The death toll was later increased to 10, according to a security official in the area who spoke on the condition of anonymity. He identified five of the militants as “Central Asian nationals linked to al-Qaeda.”
The back-to-back drone strikes come during a difficult time in the counterterrorism alliance between the United States and Pakistan. Pakistan has publicly demanded an end to U.S. drone strikes, and the government has repeatedly found itself at odds with the Obama administration.
Perhaps the most urgent issue has been Pakistan’s closure of its borders to NATO supply convoys bound for Afghanistan — an action it took in November in retaliation for an errant U.S. airstrike that killed 24 Pakistani soldiers last year.
This week, tensions flared again as a Pakistani court imposed a 33-year sentence on a doctor who assisted the CIA in the hunt for Osama bin Laden. The doctor had conducted a vaccination program in the Pakistani city of Abbottabad to determine whether, on the basis of DNA taken from his relatives, bin Laden was living there. The court convicted him of treason.
U.S. lawmakers, alarmed at the prison sentence for a doctor they view as a patriot, condemned the decision.
“Americans will have great difficulty knowing that one year after the United States found and killed the most notorious terrorist in modern history hiding on Pakistani soil, the most visible action being taken to find out how he came to be in Pakistan is the conviction in a Pakistani court of the physician who helped the United States identify Osama bin Laden,” Sen. John F. Kerry (D-Mass.), chairman of the Senate Foreign Relations Committee, said in a statement Thursday.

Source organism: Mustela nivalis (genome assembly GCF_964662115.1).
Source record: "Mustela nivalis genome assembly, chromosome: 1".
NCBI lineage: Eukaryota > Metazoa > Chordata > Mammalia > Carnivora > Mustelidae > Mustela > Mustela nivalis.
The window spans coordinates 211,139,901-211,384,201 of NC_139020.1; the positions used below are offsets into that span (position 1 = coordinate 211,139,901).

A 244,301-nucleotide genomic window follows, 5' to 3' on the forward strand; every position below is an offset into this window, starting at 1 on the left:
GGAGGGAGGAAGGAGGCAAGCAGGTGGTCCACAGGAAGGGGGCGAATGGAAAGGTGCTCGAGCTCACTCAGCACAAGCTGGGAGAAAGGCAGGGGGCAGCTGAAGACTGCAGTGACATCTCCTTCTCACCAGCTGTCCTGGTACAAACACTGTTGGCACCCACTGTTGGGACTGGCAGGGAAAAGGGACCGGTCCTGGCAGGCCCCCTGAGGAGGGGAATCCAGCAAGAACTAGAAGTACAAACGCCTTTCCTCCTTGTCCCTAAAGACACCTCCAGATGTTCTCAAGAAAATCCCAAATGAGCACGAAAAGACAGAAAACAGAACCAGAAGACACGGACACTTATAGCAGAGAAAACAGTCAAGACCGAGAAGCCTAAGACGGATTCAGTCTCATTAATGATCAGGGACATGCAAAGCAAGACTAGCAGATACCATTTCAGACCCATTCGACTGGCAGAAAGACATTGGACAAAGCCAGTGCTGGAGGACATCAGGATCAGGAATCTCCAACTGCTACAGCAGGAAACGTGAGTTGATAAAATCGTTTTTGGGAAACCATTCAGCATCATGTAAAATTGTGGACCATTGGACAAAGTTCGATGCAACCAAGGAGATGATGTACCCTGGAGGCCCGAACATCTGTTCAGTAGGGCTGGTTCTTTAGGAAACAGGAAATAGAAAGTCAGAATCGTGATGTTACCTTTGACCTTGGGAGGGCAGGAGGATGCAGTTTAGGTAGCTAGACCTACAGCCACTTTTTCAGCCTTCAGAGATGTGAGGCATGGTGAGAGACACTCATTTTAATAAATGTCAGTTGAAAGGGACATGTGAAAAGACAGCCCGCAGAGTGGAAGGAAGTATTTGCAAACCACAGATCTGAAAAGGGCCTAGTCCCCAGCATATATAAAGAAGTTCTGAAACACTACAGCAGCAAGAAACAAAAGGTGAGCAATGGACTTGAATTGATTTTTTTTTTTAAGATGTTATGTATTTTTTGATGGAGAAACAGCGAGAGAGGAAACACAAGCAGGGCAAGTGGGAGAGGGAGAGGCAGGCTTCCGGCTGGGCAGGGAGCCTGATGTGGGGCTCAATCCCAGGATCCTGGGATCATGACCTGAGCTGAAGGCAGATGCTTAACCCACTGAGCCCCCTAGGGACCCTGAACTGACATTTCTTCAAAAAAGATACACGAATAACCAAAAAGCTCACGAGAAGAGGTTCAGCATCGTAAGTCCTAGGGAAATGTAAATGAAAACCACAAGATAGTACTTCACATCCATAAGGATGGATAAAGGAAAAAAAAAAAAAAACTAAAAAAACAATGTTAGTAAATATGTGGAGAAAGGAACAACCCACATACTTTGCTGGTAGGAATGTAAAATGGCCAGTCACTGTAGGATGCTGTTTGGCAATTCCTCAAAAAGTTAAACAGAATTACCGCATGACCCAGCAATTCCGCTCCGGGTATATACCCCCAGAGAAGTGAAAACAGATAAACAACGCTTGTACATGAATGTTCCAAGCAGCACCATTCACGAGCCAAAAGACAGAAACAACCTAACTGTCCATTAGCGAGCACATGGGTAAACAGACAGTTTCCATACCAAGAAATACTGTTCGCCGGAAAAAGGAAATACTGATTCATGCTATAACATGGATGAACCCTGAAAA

In response to the court ruling, Senate appropriators voted Thursday to withhold $33 million in assistance to Pakistan until it releases the physician.
The money, to be deducted from $250 million allotted to fund Pakistani purchases of U.S. military equipment in fiscal 2013, will be restored when the doctor, Shakil Afridi, “has been released and cleared of all charges,” according to an amendment introduced by Sen. Lindsey O. Graham (R-S.C.).
The Senate committee has also reduced to $50 million an $800 million administration request for a fund that reimburses Pakistan for its military efforts against terrorists.
The fund has been virtually frozen for the past two years during a series of U.S.-Pakistan disputes.
Pakistan says it has $3 billion in unpaid counterterrorism expenses, while the United States puts the figure closer to $1 billion. The fund was already slated to be eliminated in the new budget as the United States begins making Pakistani-demanded payments for the use of its highways and border crossings to ship military goods into Afghanistan.
The transit was virtually free before Pakistan closed the crossings, and the two sides have not yet come to an agreement over how much it should cost.
The administration has also requested about $1 billion in economic assistance for Pakistan next year.
Leiby reported from Islamabad, Pakistan. Staff writer Karen DeYoung in Washington contributed to this report.